CRISPR meets single-cell sequencing in new screening method
Genome editing using CRISPR/Cas9 "gene scissors" is a powerful tool for biological discovery and for identifying novel drug targets. In pooled CRISPR screens, a large number of cells are edited simultaneously using CRISPR guide-RNAs against thousands of different genes. Next, some of the edited cells are experimentally selected, and their guide-RNAs are counted to determine which genes are most important for the studied biological mechanism.
This screening method is most useful for addressing questions that are directly linked to a cell's ability to grow, for example identifying genes that protect cancer cells against chemotherapy or immune cells against HIV infection. In contrast, pooled screens are not well suited for studying gene regulation and other complex biological mechanisms. To understand how multiple genes work together to regulate cell state, it is currently necessary to grow, edit, and analyze cells separately for each CRISPR targeted gene, which is tedious and expensive.
In a new article published in Nature Methods, a team of CeMM scientists led by Christoph Bock now present a method that combines the strengths of pooled and arrayed CRISPR screens. By integrating CRISPR genome editing with single-cell RNA sequencing, they were able to determine the gene-regulatory impact of many genes in parallel, studying thousands of individual cells in a single experiment.
Bock's team succeeded with an elegant design that takes advantage of cutting-edge molecular technologies: The study's first author Paul Datlinger created a viral vector for making the CRISPR guide-RNAs visible in single-cell sequencing experiments, and the latest droplet-based methods for single-cell RNA sequencing provided sufficient throughput to characterize the effect of thousands of genome editing events in individual cells.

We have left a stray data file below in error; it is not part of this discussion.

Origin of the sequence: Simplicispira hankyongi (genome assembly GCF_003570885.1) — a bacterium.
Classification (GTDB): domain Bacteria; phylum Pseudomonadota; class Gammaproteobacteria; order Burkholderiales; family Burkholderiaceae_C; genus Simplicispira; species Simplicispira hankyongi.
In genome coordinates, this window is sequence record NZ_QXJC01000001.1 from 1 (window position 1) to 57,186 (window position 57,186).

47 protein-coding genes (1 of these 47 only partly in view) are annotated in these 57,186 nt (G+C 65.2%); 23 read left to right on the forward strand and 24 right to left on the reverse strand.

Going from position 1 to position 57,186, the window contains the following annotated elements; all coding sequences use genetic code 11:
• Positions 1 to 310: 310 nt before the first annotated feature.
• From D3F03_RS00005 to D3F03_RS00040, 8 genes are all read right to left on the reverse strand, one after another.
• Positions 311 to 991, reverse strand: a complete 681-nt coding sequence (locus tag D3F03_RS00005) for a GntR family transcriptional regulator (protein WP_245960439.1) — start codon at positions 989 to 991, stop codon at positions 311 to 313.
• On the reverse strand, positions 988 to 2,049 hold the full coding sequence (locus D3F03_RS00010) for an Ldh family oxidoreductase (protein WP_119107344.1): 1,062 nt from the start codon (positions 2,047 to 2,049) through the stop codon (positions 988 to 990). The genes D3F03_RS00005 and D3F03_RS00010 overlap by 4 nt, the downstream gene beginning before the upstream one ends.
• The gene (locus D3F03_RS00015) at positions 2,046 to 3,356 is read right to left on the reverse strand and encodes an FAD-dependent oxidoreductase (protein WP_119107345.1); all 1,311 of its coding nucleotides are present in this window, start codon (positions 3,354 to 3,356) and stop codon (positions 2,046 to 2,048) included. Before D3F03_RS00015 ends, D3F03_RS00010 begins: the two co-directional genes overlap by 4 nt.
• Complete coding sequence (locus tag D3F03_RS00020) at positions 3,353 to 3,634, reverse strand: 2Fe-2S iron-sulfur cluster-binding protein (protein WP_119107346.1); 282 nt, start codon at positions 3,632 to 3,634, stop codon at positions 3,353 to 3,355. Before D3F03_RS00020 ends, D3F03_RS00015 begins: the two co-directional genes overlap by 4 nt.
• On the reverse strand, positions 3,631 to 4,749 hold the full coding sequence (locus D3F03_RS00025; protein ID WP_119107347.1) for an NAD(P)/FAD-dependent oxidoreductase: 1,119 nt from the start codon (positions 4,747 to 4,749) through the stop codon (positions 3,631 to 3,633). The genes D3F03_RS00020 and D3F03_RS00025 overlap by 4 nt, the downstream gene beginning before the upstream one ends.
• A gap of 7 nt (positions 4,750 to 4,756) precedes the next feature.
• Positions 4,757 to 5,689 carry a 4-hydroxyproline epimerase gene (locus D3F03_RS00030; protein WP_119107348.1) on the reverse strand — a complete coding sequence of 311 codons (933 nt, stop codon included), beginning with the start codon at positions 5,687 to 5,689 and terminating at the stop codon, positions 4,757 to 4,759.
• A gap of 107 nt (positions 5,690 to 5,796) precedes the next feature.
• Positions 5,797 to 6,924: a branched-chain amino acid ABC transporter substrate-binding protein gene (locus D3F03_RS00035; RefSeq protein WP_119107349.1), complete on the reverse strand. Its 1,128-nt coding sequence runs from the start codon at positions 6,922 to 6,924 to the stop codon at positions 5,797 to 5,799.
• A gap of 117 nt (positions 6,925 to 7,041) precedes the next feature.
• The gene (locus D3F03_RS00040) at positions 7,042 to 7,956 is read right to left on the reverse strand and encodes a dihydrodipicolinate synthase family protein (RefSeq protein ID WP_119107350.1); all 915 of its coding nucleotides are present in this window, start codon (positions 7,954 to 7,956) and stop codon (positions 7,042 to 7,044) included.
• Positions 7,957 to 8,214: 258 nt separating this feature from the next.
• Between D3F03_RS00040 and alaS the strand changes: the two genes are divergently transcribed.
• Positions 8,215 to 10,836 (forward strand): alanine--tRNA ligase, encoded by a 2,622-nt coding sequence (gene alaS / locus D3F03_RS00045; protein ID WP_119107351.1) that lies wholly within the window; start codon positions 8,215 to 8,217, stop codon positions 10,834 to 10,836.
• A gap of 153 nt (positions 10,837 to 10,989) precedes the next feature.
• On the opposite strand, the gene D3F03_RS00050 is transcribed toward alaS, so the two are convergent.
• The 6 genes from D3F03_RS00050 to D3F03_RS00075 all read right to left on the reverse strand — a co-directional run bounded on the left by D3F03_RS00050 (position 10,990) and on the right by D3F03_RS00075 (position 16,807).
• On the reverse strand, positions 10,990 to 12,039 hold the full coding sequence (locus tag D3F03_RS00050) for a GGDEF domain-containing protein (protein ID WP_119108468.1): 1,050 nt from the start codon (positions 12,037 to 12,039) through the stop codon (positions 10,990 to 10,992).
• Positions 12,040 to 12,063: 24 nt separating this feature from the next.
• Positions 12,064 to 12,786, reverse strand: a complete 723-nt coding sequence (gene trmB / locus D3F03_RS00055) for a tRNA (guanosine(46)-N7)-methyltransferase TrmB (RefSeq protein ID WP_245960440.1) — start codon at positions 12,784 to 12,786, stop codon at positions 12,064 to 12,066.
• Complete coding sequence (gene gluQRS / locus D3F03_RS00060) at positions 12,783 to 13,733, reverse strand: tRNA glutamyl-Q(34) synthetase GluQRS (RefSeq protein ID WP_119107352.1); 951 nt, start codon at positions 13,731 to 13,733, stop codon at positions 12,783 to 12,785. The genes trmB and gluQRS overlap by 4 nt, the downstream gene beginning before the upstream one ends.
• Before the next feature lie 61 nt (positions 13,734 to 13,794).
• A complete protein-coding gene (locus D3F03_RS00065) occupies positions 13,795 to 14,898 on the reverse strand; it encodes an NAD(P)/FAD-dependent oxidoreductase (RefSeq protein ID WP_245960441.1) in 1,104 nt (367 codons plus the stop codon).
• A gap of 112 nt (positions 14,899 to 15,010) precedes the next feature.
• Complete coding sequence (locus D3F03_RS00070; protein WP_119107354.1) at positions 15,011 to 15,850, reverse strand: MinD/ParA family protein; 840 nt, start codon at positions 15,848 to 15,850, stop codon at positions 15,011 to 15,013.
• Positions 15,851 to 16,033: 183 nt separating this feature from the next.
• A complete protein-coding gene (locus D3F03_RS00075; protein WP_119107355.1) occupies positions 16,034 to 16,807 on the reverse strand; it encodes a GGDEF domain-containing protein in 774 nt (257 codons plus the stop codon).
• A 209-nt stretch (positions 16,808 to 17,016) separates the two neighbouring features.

Creatively combining two of the most promising fields of genomics, the CROP-seq (for "CRISPR droplet sequencing") method enables high-throughput analysis of gene regulation at a scale and detail that would be difficult to achieve with other methods. Furthermore, with falling single-cell sequencing costs, this technology could give rise to the first comprehensive maps of the regulatory effects for each of the 23,000 genes in the human genome.
"We will use CROP-seq to study the interplay of genetic and epigenetic factors in leukemia development", says Christoph Bock, advancing the laboratory's European Research Council (ERC) funded project on epigenome programming. "If we understand what it takes to make a cancer cell in the test tube, we can find new ways to interfere and revert cells to a less harmful state".
CROP-seq was developed as an open source method. All data, protocols, reagents and software that are part of CROP-seq will be freely shared by CeMM, enabling other scientists to use and extend the method in their own work. The ambition to making new methods as widely available as possible is part of CeMM's commitment to advancing biomedical research.